"Blood rain" on its way to Denmark, may hit Sweden
A so called "blood rain" is pulling in over Denmark and may hit Sweden as well. It’s not blood, of course, but rather polluted rain, in this case polluted by sand from the Sahara desert, which has followed the air streams and which colors the rain drops making them either red or yellow. “It happens once in a while, but is not that common,” says Therese Foughman, meteorologist at SMHI (Sweden's Meteorological and Hydrological Institute). “It’s more common among the countries along the Mediterranean, where the rain doesn’t have to travel as far.” She adds that it’s difficult to tell whether Sweden will experience it or not. “It depends on how much rain there will be. The rain covers great parts of Denmark, and will then move north towards Götaland and southern Svealand.” Blood rain or red rain is a phenomenon in which blood is perceived to fall from the sky in the form of rain. Cases have been recorded since Homer's “Iliad” composed approximately 8th century BC, and are widespread. Before the 17th century it was generally believed that the rain was actually blood. Literature mirrors cult practice, in which the appearance of blood rain was considered a bad omen, and was used as a tool foreshadowing events, but while some of these may be literary devices, some occurrences are historic. Recorded instances of blood rain usually cover small areas. The duration can vary, sometimes lasting only a short time, others several days.

Magnecyl can help the aging of the brain according to Sahlgrenska in Sweden
A quarter of a Magnecyl (a Swedish pain killer brand, which contains acetylsalicylic acid – similar to an Aspirin) can put the brakes on the aging of your brain. According to a study from the Sahlgrenska Academy in Göteborg, that amount of Magencyl helped stop the decrease of intellectual capacity among older women. The 600 women are part of a group with cardiovascular diseases and they were given a daily low dose of acetylsalicylic acid to prevent heart problems. But what happened was, that the acetylsalicylic acid also aided their aging brain capacity. Researcher Silke Kern at the academy puts up a warning finger though: “We don’t know the effects in the long run of this routine treatment and we do not want to encourage older people to self medicate with pain killers in order to prevent dementia,” she says in a press release.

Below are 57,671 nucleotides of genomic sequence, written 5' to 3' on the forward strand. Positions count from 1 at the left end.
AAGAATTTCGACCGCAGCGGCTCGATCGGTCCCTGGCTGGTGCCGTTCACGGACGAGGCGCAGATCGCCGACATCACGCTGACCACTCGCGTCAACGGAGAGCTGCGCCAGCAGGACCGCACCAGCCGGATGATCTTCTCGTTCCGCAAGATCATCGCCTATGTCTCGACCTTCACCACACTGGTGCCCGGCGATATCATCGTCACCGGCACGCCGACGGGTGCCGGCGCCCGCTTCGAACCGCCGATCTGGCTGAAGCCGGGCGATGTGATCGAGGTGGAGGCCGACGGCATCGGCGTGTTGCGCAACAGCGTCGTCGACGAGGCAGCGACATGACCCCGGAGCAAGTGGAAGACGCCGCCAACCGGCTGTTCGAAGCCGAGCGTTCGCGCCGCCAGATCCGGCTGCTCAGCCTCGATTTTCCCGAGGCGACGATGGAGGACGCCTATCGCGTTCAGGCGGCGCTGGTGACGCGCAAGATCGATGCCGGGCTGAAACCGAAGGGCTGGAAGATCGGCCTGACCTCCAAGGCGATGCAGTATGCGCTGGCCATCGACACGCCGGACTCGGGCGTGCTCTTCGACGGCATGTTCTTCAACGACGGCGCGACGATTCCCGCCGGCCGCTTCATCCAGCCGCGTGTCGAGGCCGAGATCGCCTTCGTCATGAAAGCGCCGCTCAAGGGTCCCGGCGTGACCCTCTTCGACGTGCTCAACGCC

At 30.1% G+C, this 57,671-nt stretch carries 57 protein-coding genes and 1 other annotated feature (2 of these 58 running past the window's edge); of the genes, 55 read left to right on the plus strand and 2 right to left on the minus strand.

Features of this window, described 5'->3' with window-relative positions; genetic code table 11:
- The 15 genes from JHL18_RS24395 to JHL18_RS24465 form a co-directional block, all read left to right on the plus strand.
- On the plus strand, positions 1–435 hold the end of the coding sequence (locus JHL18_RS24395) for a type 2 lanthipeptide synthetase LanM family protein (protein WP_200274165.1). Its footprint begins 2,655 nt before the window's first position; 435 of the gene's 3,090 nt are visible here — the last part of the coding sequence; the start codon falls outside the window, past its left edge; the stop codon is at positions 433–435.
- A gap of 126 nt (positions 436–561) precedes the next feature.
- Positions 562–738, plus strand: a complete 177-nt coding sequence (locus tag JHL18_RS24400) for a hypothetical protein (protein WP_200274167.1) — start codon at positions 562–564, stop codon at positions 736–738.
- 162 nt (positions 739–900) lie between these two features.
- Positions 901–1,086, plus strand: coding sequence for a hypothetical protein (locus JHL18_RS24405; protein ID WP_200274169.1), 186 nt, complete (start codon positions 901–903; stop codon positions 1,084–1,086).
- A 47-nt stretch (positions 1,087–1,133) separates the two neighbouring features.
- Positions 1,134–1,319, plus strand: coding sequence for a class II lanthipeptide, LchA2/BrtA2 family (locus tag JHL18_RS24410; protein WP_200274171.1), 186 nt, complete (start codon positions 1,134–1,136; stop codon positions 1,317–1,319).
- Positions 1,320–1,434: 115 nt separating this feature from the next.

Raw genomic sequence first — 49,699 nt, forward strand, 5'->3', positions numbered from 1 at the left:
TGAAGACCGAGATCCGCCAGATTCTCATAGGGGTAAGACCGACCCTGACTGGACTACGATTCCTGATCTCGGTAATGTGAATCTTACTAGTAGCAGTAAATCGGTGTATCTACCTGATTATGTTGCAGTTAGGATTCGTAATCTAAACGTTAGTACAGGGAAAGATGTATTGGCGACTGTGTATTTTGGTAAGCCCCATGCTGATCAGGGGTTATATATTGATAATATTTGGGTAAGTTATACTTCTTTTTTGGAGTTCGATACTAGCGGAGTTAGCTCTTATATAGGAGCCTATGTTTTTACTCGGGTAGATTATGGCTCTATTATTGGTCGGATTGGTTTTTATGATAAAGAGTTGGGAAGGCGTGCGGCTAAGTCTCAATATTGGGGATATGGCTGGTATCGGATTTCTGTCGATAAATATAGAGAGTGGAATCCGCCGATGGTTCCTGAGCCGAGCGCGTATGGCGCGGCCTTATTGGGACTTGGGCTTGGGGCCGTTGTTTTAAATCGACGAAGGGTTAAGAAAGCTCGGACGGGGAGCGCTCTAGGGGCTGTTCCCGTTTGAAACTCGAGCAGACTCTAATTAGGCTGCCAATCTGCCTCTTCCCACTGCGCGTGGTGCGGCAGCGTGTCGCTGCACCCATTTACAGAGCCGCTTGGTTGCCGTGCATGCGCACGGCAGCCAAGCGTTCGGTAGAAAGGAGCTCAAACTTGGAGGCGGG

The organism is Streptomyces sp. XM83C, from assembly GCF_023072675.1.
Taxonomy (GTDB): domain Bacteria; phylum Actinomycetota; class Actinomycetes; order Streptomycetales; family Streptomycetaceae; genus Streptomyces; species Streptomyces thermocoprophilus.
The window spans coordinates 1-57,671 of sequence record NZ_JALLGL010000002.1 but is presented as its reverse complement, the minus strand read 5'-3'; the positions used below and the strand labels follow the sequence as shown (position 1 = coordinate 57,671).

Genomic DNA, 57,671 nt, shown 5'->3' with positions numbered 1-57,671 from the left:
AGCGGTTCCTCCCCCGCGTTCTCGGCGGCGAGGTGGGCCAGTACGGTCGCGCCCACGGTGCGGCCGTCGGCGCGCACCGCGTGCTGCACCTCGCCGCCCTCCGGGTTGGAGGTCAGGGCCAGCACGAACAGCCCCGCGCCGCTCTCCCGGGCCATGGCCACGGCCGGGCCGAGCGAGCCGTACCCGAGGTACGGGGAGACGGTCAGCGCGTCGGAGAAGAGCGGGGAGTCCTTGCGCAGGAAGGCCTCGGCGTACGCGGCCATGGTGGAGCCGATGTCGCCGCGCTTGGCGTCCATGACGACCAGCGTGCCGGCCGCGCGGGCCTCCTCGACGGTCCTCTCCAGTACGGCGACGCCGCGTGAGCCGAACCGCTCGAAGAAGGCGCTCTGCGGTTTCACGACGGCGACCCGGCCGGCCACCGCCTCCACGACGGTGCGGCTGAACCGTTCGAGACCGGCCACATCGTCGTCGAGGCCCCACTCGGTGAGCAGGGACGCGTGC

Swedish storks create trouble in Denmark
Swedish storks are making trouble for the air traffic at Copenhagen Airport, as they stroll around the enormous runways looking for food. All attempts to scare the birds away with gas pistols, laser lights, and water canons have been in vain. The troublemakers are two young storks from the stork project in Skåne (Scania) and an elderly stork that’s joined them, according to Swedish TV4. The grassy fields near the runways have proved to offer veritable buffets for the birds; filled as they are with mice and field mice. “We’ve followed them around all day, but they elude us,” says Emma Ådahl, project leader of the stork project at Naturskyddsföreningen (the Swedish Society for Nature Conservation). Trying to put the birds to sleep by giving them chicken stuffed with sleeping aids is another failed attempt to move the storks. Plan B for now is to shoot a net over the birds in order to catch them.

Max von Sydow receives Legion of Honor
France honors its Swedish born citizen with the highest distinction: The Legion of Honor. Max von Sydow (who no longer has a Swedish citizenship, only a French one, and who resides in Paris with his wife Catherine Brelet, a French filmmaker) was honored with the medal at a ceremony at the Lumiere 2012-Grand Lyon Festival. Frederic Mitterrand, France's former Minister of Culture and Communication, selected von Sydow as a Legion d'honneur recipient in 2011.